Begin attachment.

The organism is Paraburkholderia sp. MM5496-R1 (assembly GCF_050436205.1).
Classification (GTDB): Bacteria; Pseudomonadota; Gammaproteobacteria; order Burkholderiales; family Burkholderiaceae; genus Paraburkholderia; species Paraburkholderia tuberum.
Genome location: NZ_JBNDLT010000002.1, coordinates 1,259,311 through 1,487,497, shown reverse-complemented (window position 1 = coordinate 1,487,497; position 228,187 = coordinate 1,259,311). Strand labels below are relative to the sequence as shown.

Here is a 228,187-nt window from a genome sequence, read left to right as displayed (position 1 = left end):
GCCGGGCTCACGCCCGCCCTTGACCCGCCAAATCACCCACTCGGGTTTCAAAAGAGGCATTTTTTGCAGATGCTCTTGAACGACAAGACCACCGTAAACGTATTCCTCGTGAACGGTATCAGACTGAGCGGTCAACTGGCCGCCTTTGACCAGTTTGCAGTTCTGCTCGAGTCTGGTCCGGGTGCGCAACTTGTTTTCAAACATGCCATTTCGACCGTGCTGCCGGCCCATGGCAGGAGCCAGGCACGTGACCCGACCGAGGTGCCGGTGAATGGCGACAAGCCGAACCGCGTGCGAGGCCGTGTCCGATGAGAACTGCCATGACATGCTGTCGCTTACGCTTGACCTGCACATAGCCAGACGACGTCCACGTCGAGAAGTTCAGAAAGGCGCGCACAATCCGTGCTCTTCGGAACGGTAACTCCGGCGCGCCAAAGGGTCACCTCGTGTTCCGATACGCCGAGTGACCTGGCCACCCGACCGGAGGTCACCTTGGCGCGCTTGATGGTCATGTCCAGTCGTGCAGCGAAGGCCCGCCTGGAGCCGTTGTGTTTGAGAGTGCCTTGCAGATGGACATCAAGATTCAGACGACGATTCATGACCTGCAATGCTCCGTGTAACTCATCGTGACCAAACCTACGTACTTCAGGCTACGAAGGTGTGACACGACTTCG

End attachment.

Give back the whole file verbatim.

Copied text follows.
The organism is Paraburkholderia sp. MM5496-R1 (assembly GCF_050436205.1).
Classification (GTDB): Bacteria; Pseudomonadota; Gammaproteobacteria; order Burkholderiales; family Burkholderiaceae; genus Paraburkholderia; species Paraburkholderia tuberum.
Genome location: NZ_JBNDLT010000002.1, coordinates 1,259,311 through 1,487,497, shown reverse-complemented (window position 1 = coordinate 1,487,497; position 228,187 = coordinate 1,259,311). Strand labels below are relative to the sequence as shown.

Here is a 228,187-nt window from a genome sequence, read left to right as displayed (position 1 = left end):
GCCGGGCTCACGCCCGCCCTTGACCCGCCAAATCACCCACTCGGGTTTCAAAAGAGGCATTTTTTGCAGATGCTCTTGAACGACAAGACCACCGTAAACGTATTCCTCGTGAACGGTATCAGACTGAGCGGTCAACTGGCCGCCTTTGACCAGTTTGCAGTTCTGCTCGAGTCTGGTCCGGGTGCGCAACTTGTTTTCAAACATGCCATTTCGACCGTGCTGCCGGCCCATGGCAGGAGCCAGGCACGTGACCCGACCGAGGTGCCGGTGAATGGCGACAAGCCGAACCGCGTGCGAGGCCGTGTCCGATGAGAACTGCCATGACATGCTGTCGCTTACGCTTGACCTGCACATAGCCAGACGACGTCCACGTCGAGAAGTTCAGAAAGGCGCGCACAATCCGTGCTCTTCGGAACGGTAACTCCGGCGCGCCAAAGGGTCACCTCGTGTTCCGATACGCCGAGTGACCTGGCCACCCGACCGGAGGTCACCTTGGCGCGCTTGATGGTCATGTCCAGTCGTGCAGCGAAGGCCCGCCTGGAGCCGTTGTGTTTGAGAGTGCCTTGCAGATGGACATCAAGATTCAGACGACGATTCATGACCTGCAATGCTCCGTGTAACTCATCGTGACCAAACCTACGTACTTCAGGCTACGAAGGTGTGACACGACTTCG